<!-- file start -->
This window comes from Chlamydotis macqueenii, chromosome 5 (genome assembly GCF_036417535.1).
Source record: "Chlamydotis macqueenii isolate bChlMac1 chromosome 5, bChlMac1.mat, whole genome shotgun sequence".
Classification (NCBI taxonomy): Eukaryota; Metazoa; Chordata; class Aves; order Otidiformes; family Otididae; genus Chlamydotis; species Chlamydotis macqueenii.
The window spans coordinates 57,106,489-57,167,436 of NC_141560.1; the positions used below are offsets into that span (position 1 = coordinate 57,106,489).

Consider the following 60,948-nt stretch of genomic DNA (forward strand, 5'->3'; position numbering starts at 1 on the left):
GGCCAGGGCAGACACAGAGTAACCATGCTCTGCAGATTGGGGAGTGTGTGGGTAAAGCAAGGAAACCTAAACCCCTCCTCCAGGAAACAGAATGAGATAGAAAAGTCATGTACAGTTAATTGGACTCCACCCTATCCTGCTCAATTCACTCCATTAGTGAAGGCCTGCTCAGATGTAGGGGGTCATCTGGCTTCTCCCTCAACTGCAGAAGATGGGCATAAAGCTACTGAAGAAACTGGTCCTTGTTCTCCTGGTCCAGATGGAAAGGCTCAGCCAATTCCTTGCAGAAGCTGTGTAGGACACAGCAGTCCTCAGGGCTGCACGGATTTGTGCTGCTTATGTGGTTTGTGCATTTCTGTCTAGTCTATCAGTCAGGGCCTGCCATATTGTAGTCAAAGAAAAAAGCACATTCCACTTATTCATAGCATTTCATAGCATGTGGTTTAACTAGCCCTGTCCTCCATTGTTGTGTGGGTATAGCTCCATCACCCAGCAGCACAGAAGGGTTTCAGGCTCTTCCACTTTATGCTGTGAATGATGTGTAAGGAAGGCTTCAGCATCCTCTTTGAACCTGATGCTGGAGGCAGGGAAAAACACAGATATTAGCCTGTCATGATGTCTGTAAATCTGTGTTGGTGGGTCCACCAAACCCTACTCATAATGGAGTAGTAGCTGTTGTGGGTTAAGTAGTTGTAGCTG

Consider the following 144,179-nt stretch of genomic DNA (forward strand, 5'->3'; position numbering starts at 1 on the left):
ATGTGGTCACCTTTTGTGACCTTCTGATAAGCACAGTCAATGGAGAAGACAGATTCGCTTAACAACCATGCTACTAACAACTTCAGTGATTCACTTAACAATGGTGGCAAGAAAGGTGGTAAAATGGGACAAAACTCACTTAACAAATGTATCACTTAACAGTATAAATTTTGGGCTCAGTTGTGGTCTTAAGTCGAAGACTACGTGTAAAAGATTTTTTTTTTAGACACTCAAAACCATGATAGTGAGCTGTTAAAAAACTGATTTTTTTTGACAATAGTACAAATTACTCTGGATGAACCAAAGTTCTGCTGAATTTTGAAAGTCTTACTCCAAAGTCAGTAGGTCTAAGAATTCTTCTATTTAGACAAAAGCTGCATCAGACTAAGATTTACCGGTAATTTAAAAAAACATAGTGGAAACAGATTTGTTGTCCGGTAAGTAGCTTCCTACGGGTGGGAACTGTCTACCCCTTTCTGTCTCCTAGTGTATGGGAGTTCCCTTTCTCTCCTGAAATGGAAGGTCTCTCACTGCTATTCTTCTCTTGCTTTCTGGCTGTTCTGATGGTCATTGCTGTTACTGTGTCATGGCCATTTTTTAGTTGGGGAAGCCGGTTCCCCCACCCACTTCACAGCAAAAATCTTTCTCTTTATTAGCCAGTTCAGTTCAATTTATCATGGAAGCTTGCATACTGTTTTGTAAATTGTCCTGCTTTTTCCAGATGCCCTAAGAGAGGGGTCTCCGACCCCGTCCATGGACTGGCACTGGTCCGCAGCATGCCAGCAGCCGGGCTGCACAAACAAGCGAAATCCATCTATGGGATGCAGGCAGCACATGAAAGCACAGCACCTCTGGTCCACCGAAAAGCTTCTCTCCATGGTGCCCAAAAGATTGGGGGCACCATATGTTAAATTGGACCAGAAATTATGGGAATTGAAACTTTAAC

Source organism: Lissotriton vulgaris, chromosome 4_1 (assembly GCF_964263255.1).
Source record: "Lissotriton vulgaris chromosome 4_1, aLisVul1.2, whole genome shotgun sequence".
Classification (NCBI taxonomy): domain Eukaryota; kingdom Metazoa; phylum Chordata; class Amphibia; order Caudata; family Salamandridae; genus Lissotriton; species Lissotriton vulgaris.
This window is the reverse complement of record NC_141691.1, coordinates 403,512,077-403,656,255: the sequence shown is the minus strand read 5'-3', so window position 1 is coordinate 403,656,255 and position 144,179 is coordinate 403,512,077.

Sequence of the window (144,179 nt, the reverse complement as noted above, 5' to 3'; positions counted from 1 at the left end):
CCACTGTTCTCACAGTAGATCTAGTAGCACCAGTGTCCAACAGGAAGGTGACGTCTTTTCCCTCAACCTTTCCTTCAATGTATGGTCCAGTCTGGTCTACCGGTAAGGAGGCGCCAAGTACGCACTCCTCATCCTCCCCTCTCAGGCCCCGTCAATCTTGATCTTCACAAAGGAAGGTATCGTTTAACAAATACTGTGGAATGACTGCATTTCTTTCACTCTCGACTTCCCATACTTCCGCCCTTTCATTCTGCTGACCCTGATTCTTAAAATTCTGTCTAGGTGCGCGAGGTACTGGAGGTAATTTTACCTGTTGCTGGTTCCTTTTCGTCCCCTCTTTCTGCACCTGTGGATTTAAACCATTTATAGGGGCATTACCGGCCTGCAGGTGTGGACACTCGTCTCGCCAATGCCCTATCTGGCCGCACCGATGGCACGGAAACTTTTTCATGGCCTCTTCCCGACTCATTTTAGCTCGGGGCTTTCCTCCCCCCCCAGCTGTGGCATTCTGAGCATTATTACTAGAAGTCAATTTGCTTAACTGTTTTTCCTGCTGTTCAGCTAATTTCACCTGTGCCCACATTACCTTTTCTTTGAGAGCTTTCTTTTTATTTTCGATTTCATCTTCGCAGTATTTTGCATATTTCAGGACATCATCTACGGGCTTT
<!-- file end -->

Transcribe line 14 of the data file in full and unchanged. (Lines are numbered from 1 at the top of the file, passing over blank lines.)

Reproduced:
CCACTGTTCTCACAGTAGATCTAGTAGCACCAGTGTCCAACAGGAAGGTGACGTCTTTTCCCTCAACCTTTCCTTCAATGTATGGTCCAGTCTGGTCTACCGGTAAGGAGGCGCCAAGTACGCACTCCTCATCCTCCCCTCTCAGGCCCCGTCAATCTTGATCTTCACAAAGGAAGGTATCGTTTAACAAATACTGTGGAATGACTGCATTTCTTTCACTCTCGACTTCCCATACTTCCGCCCTTTCATTCTGCTGACCCTGATTCTTAAAATTCTGTCTAGGTGCGCGAGGTACTGGAGGTAATTTTACCTGTTGCTGGTTCCTTTTCGTCCCCTCTTTCTGCACCTGTGGATTTAAACCATTTATAGGGGCATTACCGGCCTGCAGGTGTGGACACTCGTCTCGCCAATGCCCTATCTGGCCGCACCGATGGCACGGAAACTTTTTCATGGCCTCTTCCCGACTCATTTTAGCTCGGGGCTTTCCTCCCCCCCCAGCTGTGGCATTCTGAGCATTATTACTAGAAGTCAATTTGCTTAACTGTTTTTCCTGCTGTTCAGCTAATTTCACCTGTGCCCACATTACCTTTTCTTTGAGAGCTTTCTTTTTATTTTCGATTTCATCTTCGCAGTATTTTGCATATTTCAGGACATCATCTACGGGCTTT